443 E. Chicago Street is considered one of the oldest homes in the Elgin Historic District being built around 1845. The home was built for Asahel Bemis Hinsdell, founding pioneer of Hanover Township and who began his years in the Elgin Township as a farmer. In the 1850's, he bought wagons and he and his son, Oliver, hauled building supplies and grain from Chicago to Elgin. He was a leading force in the establishment of the Elgin Academy and Hinsdell Street was named for him. He hauled brick and tile from Haeger's after the Chicago Fire in 1871. He and his wife, Harriet, had two children, Oliver and Ellen. Ellen never married and inherited the house upon the death of her father in 1884. She lived there until she died in 1896. She willed the house to her nephew, Oliver A. Hinsdell, and his children, Roy Starr Hinsdell and Nellie Louchelle Hinsdell. These families and their spouses occupied the home until 1929. 

At some point in the 20th century, the house was converted to a "Restville House Convalescent Home." It was fitted with proper exit signs, fire resistant doors, and other assorted necessities to bring it up to code. After a time, codes got stricter, and it simply wasn't feasible to run this type of business in such an old house. In 1966, Dr. Willis E. Brown bough the home as his residence. He ad his wife Emily were doctors of optometry, and had their offices in the Elgin Tower Building.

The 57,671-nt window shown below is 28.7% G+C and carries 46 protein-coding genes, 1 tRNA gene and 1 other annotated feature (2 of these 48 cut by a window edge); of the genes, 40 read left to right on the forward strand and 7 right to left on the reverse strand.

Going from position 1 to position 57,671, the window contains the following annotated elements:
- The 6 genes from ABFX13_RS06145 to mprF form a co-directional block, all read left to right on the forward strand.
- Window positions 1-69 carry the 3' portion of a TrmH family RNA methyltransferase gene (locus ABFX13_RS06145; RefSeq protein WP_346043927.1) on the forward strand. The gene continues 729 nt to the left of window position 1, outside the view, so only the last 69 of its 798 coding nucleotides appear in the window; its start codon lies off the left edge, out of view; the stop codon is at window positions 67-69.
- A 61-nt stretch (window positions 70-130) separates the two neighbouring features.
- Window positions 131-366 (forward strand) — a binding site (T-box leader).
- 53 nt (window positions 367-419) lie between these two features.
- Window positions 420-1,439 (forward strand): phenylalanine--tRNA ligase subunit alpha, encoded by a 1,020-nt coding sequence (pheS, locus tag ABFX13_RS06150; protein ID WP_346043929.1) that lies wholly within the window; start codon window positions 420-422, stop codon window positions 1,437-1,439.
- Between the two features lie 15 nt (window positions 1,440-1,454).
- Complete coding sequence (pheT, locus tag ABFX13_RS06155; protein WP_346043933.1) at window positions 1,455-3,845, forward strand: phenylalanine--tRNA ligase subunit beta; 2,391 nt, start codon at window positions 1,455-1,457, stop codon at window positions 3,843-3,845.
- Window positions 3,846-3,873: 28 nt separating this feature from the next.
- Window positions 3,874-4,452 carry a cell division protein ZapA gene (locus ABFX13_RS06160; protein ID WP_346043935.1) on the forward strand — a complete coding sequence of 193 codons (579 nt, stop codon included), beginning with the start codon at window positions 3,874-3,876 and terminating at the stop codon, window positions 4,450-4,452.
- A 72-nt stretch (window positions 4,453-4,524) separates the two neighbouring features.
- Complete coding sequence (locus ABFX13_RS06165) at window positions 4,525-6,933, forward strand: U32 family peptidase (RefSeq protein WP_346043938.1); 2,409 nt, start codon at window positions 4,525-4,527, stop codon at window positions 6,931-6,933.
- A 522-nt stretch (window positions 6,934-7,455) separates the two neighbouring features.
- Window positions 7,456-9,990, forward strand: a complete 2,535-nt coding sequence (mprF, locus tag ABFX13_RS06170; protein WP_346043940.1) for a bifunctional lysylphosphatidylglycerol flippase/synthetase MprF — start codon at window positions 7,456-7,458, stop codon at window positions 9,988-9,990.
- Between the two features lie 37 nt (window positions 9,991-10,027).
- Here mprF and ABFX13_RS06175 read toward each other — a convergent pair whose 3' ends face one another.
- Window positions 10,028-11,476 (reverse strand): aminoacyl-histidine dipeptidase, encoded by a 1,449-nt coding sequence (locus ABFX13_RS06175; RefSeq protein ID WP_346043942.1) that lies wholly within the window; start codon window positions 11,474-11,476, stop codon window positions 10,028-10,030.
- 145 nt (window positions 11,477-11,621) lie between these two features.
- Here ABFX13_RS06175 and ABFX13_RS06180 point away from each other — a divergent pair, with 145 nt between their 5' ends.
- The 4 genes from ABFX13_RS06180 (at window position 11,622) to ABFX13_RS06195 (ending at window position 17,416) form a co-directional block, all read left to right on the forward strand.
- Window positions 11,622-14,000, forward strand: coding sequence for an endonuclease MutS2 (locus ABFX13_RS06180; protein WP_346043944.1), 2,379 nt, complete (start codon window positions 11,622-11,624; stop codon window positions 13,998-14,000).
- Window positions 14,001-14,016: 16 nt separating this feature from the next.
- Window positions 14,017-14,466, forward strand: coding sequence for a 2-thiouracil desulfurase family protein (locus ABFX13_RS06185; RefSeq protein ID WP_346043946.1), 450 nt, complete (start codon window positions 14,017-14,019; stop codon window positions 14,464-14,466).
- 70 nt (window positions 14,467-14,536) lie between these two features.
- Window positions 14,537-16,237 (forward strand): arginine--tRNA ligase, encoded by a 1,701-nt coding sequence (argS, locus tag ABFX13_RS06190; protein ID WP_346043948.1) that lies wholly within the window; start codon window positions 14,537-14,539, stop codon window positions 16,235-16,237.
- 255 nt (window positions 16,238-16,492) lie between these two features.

443 E. Chicago Street was built in the Greek Revival style. The house plan is the gable-front and wing, which was a popular configuration of this style at that time. This building is one of the few masonry load-bearing structures in the Elgin Historic District. The thickness of the walls, the heaviness of details, and the low height of the door openings, give the impression that this is a very old building indeed. The recessed entry with sidelights and transoms, and the fan-shaped ventilator above are excellent classic examples of Greek Revival features. 

Laid on a cobblestone foundation, the 15-inch-thick walls are of double-course brick. Upon close inspection, the bricks are irregular, and appear to be hand fired. Federal-style windows were originally six-over-six but have been converted to single-pane on the bottom. A century ago, it was not possible to make large panes of glass, and most large windows had to be divided into small panes, or windows were simply designed smaller and with more decoration. 

There is a marked difference in the design of the addition. Heavy moldings in the original house are of the Greek Revival style; the west wing of the home has clearly different Italianate style trim. 

Historic American Building Survey drawings were completed of this house in 1934.



Sources: Gifford Park Association; Audio: TextAloud